What is Thermal Imaging
Overview of Digital Infrared Thermal Imaging:
DITI is a non-invasive screening technique that allows the examiner to visualise and quantify changes in skin surface temperature. An infrared scanning device is used to convert infrared radiation emitted from the skin surface into electrical impulses that are visualised in colour on a monitor. This visual image graphically maps the body temperature and is referred to as a thermogram. The spectrum of colours indicate an increase or decrease in the amount of infrared radiation being emitted from the body surface. Since there is a high degree of thermal symmetry in the normal body, subtle abnormal temperature asymmetry’s can be easily identified.
DITI’s major value is in its high sensitivity to pathology in the vascular, muscular, neural and skeletal systems and as such can contribute to the pathogenesis and screening made by the clinician.
DITI maybe useful:
To define the extent of a lesion of which a screening has previously been made;
To localise an abnormal area not previously identified, so further screening tests can be performed;
To monitor the healing process before the patient is returned to work or training.
Skin blood flow is under the control of the sympathetic nervous system. In normal people there is a symmetrical dermal pattern which is consistent and reproducible for any individual. This is recorded in precise detail with a temperature sensitivity of 0.01°C by DITI.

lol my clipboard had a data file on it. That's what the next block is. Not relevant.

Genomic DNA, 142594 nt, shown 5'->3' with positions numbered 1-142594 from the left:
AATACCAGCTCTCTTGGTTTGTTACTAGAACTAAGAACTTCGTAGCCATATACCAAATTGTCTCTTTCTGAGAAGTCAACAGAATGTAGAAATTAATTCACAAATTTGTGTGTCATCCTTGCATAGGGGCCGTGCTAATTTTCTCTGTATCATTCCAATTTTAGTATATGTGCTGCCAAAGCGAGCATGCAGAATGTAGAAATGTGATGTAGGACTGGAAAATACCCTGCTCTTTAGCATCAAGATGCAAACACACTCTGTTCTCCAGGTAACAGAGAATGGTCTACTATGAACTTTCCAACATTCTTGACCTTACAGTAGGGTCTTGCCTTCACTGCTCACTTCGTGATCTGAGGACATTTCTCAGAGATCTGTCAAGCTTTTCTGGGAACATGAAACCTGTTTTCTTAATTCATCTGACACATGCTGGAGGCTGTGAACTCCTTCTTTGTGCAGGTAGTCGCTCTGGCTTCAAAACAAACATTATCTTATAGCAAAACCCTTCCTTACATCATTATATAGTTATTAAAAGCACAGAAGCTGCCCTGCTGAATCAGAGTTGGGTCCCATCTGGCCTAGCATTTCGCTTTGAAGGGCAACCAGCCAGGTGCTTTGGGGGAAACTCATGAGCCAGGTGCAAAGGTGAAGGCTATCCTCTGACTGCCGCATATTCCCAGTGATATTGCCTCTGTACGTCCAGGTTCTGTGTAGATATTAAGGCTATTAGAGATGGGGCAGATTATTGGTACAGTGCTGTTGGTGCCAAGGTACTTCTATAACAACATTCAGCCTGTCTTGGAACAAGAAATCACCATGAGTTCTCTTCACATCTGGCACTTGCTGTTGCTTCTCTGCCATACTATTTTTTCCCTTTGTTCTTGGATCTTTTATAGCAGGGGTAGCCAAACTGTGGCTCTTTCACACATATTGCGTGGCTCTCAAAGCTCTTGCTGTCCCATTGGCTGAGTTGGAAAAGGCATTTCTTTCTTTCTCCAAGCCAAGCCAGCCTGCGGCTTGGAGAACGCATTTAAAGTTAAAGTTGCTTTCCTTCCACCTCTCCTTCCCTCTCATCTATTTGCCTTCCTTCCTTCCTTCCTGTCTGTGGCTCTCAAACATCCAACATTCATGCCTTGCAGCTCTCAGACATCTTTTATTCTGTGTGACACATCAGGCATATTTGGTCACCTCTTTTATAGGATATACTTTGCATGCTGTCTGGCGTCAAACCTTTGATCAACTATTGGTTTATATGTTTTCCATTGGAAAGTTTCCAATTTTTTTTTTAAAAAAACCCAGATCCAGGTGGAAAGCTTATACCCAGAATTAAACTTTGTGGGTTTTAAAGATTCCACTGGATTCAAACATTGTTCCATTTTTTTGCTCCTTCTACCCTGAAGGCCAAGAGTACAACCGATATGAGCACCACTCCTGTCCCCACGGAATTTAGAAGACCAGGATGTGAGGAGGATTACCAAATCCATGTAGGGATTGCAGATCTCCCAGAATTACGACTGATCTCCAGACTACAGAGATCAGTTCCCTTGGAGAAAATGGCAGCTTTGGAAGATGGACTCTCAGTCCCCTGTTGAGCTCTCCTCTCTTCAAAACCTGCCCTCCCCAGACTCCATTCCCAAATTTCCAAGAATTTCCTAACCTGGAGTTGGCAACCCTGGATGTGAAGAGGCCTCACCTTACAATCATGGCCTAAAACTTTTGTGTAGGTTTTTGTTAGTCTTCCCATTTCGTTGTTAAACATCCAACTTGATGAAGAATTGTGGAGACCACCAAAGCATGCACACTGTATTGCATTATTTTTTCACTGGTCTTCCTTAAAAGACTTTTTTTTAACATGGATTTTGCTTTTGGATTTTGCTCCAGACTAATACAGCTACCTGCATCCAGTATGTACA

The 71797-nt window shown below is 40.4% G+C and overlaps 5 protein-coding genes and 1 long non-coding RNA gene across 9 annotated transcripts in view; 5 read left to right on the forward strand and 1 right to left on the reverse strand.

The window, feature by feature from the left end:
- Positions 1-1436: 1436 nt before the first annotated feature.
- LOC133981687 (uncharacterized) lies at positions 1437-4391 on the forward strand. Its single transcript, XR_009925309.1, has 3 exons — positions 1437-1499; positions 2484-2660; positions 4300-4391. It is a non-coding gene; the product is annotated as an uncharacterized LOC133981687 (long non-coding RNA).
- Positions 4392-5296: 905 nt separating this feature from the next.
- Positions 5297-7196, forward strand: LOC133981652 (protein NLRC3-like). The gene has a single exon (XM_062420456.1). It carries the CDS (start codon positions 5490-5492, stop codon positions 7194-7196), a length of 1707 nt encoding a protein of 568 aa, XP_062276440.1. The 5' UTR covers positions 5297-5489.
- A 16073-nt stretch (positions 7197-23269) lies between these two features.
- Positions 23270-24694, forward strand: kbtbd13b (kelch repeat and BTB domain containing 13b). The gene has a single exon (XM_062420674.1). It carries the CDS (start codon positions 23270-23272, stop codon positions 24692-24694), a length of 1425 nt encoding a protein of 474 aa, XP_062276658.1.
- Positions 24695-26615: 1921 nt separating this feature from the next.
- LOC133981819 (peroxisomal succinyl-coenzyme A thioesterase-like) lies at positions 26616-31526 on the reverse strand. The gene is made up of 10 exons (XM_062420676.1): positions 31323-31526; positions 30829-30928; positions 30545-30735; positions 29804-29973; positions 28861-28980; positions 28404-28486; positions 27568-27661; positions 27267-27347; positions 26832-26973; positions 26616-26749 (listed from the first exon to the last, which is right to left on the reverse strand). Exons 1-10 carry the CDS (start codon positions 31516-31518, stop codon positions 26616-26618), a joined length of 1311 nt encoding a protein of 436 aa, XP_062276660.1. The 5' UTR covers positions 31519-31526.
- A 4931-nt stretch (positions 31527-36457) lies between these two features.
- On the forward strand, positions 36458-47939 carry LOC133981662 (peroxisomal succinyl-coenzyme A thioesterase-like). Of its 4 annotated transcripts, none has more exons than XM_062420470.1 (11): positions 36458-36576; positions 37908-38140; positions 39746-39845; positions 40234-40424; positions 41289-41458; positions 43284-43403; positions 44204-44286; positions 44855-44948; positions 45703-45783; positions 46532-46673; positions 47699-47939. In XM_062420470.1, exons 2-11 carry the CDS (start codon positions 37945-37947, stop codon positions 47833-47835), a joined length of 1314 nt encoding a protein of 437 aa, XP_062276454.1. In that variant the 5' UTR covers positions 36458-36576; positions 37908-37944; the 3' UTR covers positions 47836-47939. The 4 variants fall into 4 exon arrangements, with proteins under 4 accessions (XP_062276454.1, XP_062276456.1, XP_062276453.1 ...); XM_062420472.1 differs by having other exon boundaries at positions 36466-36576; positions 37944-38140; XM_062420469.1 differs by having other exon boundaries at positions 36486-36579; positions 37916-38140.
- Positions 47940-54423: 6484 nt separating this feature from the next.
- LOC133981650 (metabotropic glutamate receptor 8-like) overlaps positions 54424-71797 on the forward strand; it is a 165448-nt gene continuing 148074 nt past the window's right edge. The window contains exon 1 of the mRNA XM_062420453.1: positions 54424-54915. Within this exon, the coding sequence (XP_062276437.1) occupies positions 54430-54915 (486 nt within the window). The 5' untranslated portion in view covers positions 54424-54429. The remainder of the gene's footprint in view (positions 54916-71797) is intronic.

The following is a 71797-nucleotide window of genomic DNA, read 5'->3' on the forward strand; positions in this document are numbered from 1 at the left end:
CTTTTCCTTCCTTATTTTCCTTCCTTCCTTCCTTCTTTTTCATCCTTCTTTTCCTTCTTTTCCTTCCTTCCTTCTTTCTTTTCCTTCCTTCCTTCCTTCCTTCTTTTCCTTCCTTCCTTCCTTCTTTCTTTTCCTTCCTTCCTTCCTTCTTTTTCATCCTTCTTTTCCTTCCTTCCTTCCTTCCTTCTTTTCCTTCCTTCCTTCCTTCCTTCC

The neuro-thermography application of DITI measures the somatic component of the sympathetic nervous system by assessing dermal blood flow. The sympathetic nervous system is stimulated at the same anatomical location as its sensory counterpart and produces a ‘somato sympathetic response’. The somato sympathetic response appears on DITI as a localised area of altered temperature with specific features for each anatomical lesion.
The mean temperature differential in peripheral nerve injury is 1.5°C. In sympathetic dysfunction’s (RSD / SMP / CRPS) temperature differentials ranging from 1° C to 10° C depending on severity are not uncommon. Rheumatological processes generally appear as ‘hot areas’ with increased temperature patterns. The pathology is generally an inflammatory process, i.e. synovitis of joints and tendon sheaths, epicondylitis, capsular and muscle injuries, etc.
Both hot and cold responses may co-exist if the pain associated with an inflammatory focus excites an increase in sympathetic activity. Also, vascular conditions are readily demonstrated by DITI including Raynauds, Vasculitis, Limb Ischemia, DVT, etc.